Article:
Of Course Hearing Loss Causes Stress
Hearing loss is so much more common than most people know. There are various reasons for this. It is an invisible disability, meaning you cannot tell by looking at someone if they suffer from hearing loss. It is also underrepresented and commonly misrepresented in popular culture. It is rarely as sensational as it will likely be portrayed on television, on which any character who lives with hearing loss is defined entirely by it.
And sadly, many people fail to recognize how common hearing loss really is because so many people live in denial even when they themselves are experiencing it.
Again, there are various reasons for this. It comes on so incredibly incrementally, it is literally impossible to recognize the symptoms. And even if you do come to accept the fact that it is happening to you, you will most likely downplay its significance for many reasons. Maybe it’s just difficult to admit that you are getting older. Maybe you think it is just a minor inconvenience that you can just adapt without much trouble. Maybe you figure it probably is not that serious because it is so common.
The Facts and The Consequences
Consider the facts: Almost 14% of everyone in the U.S. aged 18 and above suffers some detectable degree of disabling hearing loss. This ratio of the population increases with age until, sadly and astonishingly, more than half of everyone aged 75 and above endures it.
Even more troubling, less than 20% of everyone who suffers from it seeks appropriate care. And among the people that do seek help, they delay an average of seven years between considering that they may need help and actually seeking it.
And just consider the consequences of leaving hearing loss untreated. First, obviously, hearing loss causes trouble at the root of communication. Following conversations with multiple people or in public spaces becomes especially difficult. Such difficulty literally creates stress.
I’ll explain. The background energy in your brain is being eaten up more than ever before simply to decode other’s messages. This extra energy expenditure causes fatigue that you are most likely unable to attribute.
More often than not this will unconsciously prompt you to withdraw socially. And social withdrawal leads to loneliness which causes more stress. Loneliness causes depression, which creates yet more stress. Every step of the way, feeling overwhelmed and out of control, hearing loss compounds stress.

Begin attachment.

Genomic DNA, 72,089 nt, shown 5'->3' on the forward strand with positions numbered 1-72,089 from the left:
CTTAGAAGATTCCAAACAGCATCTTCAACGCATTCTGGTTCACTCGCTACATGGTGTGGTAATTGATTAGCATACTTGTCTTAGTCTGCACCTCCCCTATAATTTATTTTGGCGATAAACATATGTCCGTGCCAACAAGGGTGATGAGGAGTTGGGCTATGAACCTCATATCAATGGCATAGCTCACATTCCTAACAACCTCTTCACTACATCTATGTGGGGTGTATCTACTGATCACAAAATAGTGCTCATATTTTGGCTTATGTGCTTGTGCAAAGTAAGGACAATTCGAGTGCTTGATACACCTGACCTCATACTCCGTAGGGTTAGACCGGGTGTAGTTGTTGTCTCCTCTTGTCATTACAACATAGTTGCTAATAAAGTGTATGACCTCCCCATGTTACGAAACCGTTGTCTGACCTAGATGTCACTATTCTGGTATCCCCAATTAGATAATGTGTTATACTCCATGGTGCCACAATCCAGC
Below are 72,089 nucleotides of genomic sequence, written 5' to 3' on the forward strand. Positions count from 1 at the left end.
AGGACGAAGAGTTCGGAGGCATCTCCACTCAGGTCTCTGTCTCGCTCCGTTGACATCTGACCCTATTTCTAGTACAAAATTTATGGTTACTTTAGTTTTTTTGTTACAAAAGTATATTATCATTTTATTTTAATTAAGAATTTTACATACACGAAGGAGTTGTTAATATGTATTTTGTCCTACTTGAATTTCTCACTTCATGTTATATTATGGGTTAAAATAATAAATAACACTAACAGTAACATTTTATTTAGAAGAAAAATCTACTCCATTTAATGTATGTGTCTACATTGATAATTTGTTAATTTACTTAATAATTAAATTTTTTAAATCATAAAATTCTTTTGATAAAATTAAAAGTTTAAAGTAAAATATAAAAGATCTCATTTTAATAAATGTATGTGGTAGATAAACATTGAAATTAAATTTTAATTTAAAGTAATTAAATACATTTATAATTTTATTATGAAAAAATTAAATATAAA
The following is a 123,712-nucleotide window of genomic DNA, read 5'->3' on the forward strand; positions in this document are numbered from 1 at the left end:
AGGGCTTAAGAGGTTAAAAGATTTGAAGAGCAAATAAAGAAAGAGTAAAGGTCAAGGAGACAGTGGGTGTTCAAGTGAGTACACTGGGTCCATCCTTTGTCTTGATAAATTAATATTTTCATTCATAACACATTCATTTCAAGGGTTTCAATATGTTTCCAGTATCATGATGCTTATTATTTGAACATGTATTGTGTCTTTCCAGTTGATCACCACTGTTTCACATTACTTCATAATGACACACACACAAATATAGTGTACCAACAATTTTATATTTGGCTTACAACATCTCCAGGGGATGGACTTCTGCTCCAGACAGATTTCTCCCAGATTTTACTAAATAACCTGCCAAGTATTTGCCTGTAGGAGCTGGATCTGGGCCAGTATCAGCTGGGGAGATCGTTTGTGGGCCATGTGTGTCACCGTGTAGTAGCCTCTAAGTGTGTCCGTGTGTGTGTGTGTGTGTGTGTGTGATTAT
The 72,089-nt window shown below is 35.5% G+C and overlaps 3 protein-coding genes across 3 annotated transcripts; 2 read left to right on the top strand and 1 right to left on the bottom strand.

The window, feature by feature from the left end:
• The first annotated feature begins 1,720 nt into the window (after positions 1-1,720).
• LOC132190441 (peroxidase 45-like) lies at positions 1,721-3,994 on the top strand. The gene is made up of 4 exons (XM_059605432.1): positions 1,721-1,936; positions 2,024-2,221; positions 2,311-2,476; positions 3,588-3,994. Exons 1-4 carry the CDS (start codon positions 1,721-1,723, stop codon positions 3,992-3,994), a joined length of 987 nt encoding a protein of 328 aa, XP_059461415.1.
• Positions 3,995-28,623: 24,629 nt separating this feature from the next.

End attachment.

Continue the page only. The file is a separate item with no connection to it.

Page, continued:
Stress Also Causes Hearing Loss
And the reversal of the cause and effect here, while not as common, is also true. Stress can cause hearing loss. This means that it is not only vital for your stress levels to maintain your hearing health, it is also equally vital for your hearing health to maintain your stress levels.
Just consider how common stress is in our culture. Anxiety and stress are so normalized, they are practically celebrated as symbols of strength and endurance. We celebrate them as badges that prove our dedication to our careers and our loyalty to the culture of infinite growth.
But so many health problems are caused by stress. And hearing loss is one of the lesser-known consequences of allowing stress to overwhelm you. Stress causes heart disease, high blood pressure, and diabetes, and any one of those can cause hearing loss.
Healthy hearing depends on normal circulation. The minute mechanics of our ears, the tiny hairs that register sound and transmit signals to our brains to translate into meaning and spatial orientation all depend on healthy blood flow. Anything less will lead to hearing that is compromised in one way or another. Poor circulation can cause not only the drop out of certain frequency ranges, but also tinnitus. Even the sleep lost due to stress can compound hearing troubles. It causes abnormally frequent yawning which causes excessive pressure in your ears.
Take Action Today
Take a quick break. Disrupt the momentum of your stress by stepping away from its causes. Even just a moment of doing this is enough to defeat it.
Regular exercise will improve your circulation.
Smiling and laughing will increase the range of your face muscles, which eases tension by releasing relaxing signals to your brain.
And seek immediate care for any underlying conditions. Remember that hearing loss is irreversible, but easily manageable with appropriate care.